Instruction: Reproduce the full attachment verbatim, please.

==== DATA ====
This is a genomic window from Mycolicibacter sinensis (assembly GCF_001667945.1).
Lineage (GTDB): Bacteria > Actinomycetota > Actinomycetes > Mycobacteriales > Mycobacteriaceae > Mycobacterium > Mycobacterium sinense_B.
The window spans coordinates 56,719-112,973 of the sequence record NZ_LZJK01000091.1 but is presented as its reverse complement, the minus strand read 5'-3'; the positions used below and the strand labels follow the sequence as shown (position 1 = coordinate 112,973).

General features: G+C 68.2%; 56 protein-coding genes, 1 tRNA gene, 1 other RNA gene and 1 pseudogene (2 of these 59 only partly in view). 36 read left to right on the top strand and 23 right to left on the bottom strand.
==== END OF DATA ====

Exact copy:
This is a genomic window from Mycolicibacter sinensis (assembly GCF_001667945.1).
Lineage (GTDB): Bacteria > Actinomycetota > Actinomycetes > Mycobacteriales > Mycobacteriaceae > Mycobacterium > Mycobacterium sinense_B.
The window spans coordinates 56,719-112,973 of the sequence record NZ_LZJK01000091.1 but is presented as its reverse complement, the minus strand read 5'-3'; the positions used below and the strand labels follow the sequence as shown (position 1 = coordinate 112,973).

General features: G+C 68.2%; 56 protein-coding genes, 1 tRNA gene, 1 other RNA gene and 1 pseudogene (2 of these 59 only partly in view). 36 read left to right on the top strand and 23 right to left on the bottom strand.